At a certain point along the hike we decided it was best that we turn around as the good light started to become harsh or absent, but I was hoping that there would be something rad on the way out. Sure enough, we turned the corner to one of the last narrow sections of Wall Street to find some nice glowing walls at the end of a dark corridor. I was recently inspired by a photo from Dustin Lefevre that he released of a very dark section of the narrows with gorgeous, flowing blue water and an orange light at the end of the tunnel. I was really hoping to come across a dark scene like this and I was so excited to turn a corner and see one! 

Mesmerizing

Our Zion squad. Chris, Wes, Nick and Myself.


I apologize that it has been so long since I have written, but I hope you guys enjoyed reading about my Fall trips through Zion!

I have a holiday special going on right now where I am doing 10% off of any order total and it will run through New Years. Please use code “happyholidays” in the cart before checking out. 

Stay stoked my friends! 

The PNW – An Epic Road Trip

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It all started when … 

A recent change in jobs meant a 3 week lapse of employment, and I wanted to take advantage of this rare (for me) opportunity. I couldn’t think of any better way to spend my free time than by heading North to cool off and seek some new places. My list of beautiful destinations and adventures in the Pacific Northwest has been piling up since my last trip in April of 2017 and I’ve been itching for another visit. This window of free time was never really a sure fire thing until the last minute and the whole trip was more of a rough idea for a few weeks. Once I finally got everything confirmed, I had 1 full day to get things planned out before I needed to set out.. 3 french presses of coffee and 12 hours of Google-fu later, I was armed and ready to embark on my quest. It just so happened that I had two good friends, Nick Pearsons and Will Cruz, heading out 2 days after this to do some mountaineering on Mt. Shasta in California. I figured this would be a hell of a way to kick start the trip, so of course I agreed to join them. 

The first day of my trip was spent driving through a headwind all of the way across Nevada heading straight to Mt. Shasta. Unfortunately I arrived about 20 minutes too late to catch the good light, so I ended up taking in the rest of the sunset and relaxing by the water on Lake Siskiyou with a stunning view of the ever beautiful Mt. Shasta. For those of you who don’t know, Mt. Shasta is a volcano sitting at 14,179ft elevation and marks the beginning of the Cascades mountain range. After taking in the sunset, I went to the trailhead to catch a few hours of sleep and wait for Nick & Will who were driving through the night to start the climb upon their arrival – I still think y’all are crazy for this! We set off at 5 in the morning and ended up finishing around 5 in the afternoon. The climb was a brutal 11 miles total with 7,300 feet of elevation gain – probably one of the steepest routes I have done. Luckily it wasn’t technical as we chose the Avalanche Gulch route. Being that this route is one of the top 50 classic American ski descents, I wasn’t about to pass up a ride down the mountain and brought my splitboard just for the occasion. I didn’t really get to ski too much going up the mountain, but I did get about 4,000 feet of vertical descent and every turn was worth the effort of lugging that thing up the mountain. All things considered, we had an excellent climb and everything went as planned. After Shasta I decided I wanted to take my road bike down the access road, but that turned out to be a bad idea as I hit a pile of gravel going quite fast and took a pretty gnarly spill. Luckily I barely missed an oncoming van and walked away with a few bruises and scrapes on just one knee. Life can be a very fragile thing; never take it for granted. Afterwards we got some take-out and headed to Lake Siskiyou to catch another sunset at Shasta, pictured below.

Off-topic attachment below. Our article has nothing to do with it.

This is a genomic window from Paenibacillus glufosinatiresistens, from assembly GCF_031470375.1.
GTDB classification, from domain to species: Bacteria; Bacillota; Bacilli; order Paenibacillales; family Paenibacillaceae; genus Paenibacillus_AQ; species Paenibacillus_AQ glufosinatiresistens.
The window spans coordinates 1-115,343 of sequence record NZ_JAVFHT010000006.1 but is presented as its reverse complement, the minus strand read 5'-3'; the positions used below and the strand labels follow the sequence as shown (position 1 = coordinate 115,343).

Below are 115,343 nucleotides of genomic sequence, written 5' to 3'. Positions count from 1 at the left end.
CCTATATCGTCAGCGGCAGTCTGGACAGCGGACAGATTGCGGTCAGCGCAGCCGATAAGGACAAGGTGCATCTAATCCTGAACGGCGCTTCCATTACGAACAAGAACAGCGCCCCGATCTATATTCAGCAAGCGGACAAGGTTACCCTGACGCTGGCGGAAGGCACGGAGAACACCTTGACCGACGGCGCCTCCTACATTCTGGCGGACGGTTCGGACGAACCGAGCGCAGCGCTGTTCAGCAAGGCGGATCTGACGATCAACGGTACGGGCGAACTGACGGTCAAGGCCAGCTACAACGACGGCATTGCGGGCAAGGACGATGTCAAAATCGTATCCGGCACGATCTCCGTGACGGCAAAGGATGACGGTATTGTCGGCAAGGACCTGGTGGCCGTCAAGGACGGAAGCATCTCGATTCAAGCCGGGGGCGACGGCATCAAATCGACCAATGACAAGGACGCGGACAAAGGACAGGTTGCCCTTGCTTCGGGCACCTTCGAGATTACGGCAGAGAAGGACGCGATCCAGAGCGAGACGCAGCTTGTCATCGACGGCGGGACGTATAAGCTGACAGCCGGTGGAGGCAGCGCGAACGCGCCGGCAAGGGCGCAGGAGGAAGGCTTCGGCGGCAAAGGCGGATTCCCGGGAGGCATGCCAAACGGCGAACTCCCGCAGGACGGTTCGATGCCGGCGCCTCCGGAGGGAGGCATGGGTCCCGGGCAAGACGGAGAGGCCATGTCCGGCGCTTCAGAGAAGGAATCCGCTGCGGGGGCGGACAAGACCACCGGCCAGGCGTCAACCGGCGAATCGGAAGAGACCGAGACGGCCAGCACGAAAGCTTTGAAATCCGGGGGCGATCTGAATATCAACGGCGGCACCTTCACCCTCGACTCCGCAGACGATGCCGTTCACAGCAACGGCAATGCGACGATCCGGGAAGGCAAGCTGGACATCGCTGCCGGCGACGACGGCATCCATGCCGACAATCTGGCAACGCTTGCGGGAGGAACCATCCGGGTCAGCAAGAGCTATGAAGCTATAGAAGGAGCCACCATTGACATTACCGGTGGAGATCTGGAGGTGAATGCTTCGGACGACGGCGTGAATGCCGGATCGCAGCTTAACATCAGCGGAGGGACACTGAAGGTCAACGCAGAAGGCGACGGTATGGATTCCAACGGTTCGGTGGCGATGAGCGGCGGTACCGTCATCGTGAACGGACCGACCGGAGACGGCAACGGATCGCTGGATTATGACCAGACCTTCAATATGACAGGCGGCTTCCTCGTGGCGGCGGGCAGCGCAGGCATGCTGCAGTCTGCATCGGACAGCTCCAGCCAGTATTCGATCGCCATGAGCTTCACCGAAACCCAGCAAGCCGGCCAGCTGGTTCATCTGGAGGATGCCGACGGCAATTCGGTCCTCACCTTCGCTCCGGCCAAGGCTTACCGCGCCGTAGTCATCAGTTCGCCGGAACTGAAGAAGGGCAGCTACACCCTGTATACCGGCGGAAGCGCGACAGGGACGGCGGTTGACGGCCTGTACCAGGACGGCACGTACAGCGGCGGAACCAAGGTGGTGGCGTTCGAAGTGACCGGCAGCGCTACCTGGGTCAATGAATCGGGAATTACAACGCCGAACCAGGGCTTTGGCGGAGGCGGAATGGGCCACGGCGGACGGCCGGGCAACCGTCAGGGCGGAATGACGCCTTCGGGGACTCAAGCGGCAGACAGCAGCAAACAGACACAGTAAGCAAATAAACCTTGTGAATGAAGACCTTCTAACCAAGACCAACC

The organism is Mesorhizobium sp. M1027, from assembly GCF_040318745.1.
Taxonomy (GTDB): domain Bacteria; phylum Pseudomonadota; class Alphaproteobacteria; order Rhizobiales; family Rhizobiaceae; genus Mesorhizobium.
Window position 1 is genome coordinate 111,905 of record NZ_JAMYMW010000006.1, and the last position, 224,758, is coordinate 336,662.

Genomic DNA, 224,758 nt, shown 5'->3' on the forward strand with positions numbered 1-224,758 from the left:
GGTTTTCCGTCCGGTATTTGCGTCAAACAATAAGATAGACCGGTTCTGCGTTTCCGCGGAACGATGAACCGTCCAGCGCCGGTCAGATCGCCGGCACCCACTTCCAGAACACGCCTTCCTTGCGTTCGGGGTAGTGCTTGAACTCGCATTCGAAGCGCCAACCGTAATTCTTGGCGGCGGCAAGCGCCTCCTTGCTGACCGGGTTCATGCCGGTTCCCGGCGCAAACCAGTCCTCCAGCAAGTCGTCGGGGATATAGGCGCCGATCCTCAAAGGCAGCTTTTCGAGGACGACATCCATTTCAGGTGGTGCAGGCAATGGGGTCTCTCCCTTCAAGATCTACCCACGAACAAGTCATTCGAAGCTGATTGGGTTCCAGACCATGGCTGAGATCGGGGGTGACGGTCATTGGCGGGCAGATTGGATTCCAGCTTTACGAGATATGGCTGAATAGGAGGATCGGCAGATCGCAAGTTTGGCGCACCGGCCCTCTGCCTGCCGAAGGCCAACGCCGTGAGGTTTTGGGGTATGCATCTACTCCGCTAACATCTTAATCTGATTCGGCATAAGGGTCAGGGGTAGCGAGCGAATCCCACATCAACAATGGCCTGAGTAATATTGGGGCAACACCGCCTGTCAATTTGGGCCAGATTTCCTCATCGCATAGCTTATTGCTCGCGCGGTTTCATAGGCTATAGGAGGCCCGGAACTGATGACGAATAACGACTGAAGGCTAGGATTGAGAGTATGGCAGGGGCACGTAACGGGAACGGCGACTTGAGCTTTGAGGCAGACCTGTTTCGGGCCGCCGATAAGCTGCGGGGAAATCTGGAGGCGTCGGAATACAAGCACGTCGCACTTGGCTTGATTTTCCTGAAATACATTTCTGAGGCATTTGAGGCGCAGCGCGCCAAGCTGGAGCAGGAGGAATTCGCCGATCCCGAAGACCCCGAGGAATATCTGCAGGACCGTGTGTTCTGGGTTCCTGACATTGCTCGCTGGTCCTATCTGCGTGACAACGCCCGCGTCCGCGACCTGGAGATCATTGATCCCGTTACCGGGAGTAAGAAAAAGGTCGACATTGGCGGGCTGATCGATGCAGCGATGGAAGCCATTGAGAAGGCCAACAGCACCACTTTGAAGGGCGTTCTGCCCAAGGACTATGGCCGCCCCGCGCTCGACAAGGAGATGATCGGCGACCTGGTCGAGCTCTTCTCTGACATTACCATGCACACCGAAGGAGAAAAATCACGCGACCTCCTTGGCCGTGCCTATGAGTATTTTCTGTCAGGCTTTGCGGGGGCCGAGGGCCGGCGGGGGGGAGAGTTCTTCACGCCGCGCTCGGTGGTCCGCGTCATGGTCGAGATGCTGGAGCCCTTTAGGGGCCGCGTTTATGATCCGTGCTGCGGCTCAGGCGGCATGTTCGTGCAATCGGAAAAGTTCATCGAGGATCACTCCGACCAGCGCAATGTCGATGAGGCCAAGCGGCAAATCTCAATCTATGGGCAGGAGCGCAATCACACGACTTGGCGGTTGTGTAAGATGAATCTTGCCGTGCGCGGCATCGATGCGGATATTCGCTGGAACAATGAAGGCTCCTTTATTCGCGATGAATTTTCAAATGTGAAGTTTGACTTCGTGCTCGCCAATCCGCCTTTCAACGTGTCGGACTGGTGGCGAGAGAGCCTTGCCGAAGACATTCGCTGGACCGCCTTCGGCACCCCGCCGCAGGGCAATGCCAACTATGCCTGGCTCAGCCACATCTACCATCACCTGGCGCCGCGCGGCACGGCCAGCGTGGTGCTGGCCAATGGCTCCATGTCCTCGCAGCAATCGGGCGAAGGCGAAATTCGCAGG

Shasta


The next stop was Olympia, Washington to meet up with awesome landscape photographer and close friend, Jeff Larson. I stopped in Portland for the night on the way to break up the drive. The next morning I headed up to Olympia for a day of relaxation at Jeff’s place (thanks Jeff & Anna!) before 6 days of constant adventure & madness. After a day of rest, Jeff and myself sent it straight up to the Olympic Peninsula where we spent 2 days together exploring the Hoh Rainforest, Sol Duc Falls and Rialto Beach all within the Olympic National Park. I have to say that the Olympic Peninsula was certainly the highlight of the trip. We got to see a lot of stunning areas and unique landscapes, and never really had to deal with crowds. The Olympic National park is a world heritage site, and after being there I completely understood why. The beauty in that area is so immense that I cannot even put it into words. You really have to see it for yourself. As far as pictures from the Olympic Peninsula, I’ve got “Rush” & “Tidal” below, and the background image for this blog photographed near Sol Duc Falls titled “Lucidity”. 

Rush